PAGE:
IRS or State tax debt is usually a symptom of a more serious underlying financial problem. Specific causes can be the loss of a job or a serious medical condition. But more typically, poor money management skills of the individual or a small business owner taxpayer are the reason. Aggravating a taxpayer’s poor financial management skills are the following:
- Interest and penalties the IRS or State will charge on tax debt are high. They are higher even than that charged on home mortgages.
- Interest and penalties on tax debt are not tax deductible, worsening the tax debt problem. Nondeductibility makes the after-tax effect much greater than on home mortgage interest.
- Interest and penalties on top of tax debt, increasing at prevailing interest rates, can double the total debt in as little as five years.
- Unnecessary delays of tax debt repayment are never a good idea. Postponing tax debt repayment altogether or selecting an installment payment plan that is longer than necessary are poor financial decisions. The IRS or State assesses interest charges against either the total tax debt balance or the declining balance if the debt is being repaid. The faster the taxpayer pays off tax debt, the lower the total debt will be.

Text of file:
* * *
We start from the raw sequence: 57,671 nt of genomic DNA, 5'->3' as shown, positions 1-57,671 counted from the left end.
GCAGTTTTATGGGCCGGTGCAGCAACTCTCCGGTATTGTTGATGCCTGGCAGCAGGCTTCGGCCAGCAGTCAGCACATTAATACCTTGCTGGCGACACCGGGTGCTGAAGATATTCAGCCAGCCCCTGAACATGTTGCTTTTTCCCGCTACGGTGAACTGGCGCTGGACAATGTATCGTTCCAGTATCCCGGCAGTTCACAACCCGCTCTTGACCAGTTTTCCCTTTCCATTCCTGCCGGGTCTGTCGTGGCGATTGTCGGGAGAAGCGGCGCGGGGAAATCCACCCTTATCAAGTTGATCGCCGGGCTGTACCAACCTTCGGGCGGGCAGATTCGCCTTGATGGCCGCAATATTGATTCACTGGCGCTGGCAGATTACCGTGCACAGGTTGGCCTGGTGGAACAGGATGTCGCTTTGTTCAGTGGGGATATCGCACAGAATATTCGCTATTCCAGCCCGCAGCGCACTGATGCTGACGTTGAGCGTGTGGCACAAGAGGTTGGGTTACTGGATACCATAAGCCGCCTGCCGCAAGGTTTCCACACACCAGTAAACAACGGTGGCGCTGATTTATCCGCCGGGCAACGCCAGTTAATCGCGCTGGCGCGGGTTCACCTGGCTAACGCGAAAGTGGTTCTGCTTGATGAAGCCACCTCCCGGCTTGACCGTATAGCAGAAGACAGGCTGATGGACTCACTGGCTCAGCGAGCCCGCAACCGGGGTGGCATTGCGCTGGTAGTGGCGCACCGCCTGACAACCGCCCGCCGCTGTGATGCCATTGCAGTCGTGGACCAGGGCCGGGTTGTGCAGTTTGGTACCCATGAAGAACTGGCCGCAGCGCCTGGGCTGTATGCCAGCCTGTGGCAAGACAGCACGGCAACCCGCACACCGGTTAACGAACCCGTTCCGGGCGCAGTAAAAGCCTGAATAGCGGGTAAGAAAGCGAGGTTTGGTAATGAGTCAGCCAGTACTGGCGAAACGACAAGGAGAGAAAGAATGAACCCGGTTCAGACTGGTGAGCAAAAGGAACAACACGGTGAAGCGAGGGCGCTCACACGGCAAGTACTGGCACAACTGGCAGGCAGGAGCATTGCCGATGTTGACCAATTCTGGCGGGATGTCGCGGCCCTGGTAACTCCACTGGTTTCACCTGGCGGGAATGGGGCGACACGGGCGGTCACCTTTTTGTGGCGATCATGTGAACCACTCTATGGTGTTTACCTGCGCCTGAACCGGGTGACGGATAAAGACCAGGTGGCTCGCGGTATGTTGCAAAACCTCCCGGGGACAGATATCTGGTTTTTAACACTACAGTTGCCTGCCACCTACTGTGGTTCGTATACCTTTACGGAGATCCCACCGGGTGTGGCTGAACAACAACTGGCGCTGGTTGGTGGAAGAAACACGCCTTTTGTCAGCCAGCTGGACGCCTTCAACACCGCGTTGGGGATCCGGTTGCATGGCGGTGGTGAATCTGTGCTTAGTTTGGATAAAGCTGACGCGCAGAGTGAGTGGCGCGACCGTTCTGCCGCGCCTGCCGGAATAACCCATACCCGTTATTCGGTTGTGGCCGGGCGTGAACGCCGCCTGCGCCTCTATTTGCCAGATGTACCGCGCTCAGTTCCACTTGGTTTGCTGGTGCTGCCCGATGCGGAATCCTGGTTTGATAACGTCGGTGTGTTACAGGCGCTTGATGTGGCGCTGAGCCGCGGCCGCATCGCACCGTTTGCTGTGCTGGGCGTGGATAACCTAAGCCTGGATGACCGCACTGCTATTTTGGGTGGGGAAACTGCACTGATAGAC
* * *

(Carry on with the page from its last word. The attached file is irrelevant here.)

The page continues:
For many taxpayers, an installment plan is the best alternative for paying off tax debt. This assumes the taxpayer does not qualify for an IRS or State Offer In Compromise (and most do not qualify).
Set up a monthly budget to discover what the correct monthly payment should be. Expenses will include the tax debt installment payment. Too high of a payment will lead to financial catastrophe. Too low of a payment will unnecessarily increase the overall debt.
Budgeting is the preferred method of dealing with the tax debt problem. It isn’t sexy and sounds boring, but is the most sensible way out of a tax debt mess. Budgeting is much more than just classifying income and expenses. Budgeting puts the taxpayer in charge of managing their own finances like any good company or government should do. It puts the taxpayer and family on the path of fiscal responsibility and toward financial freedom.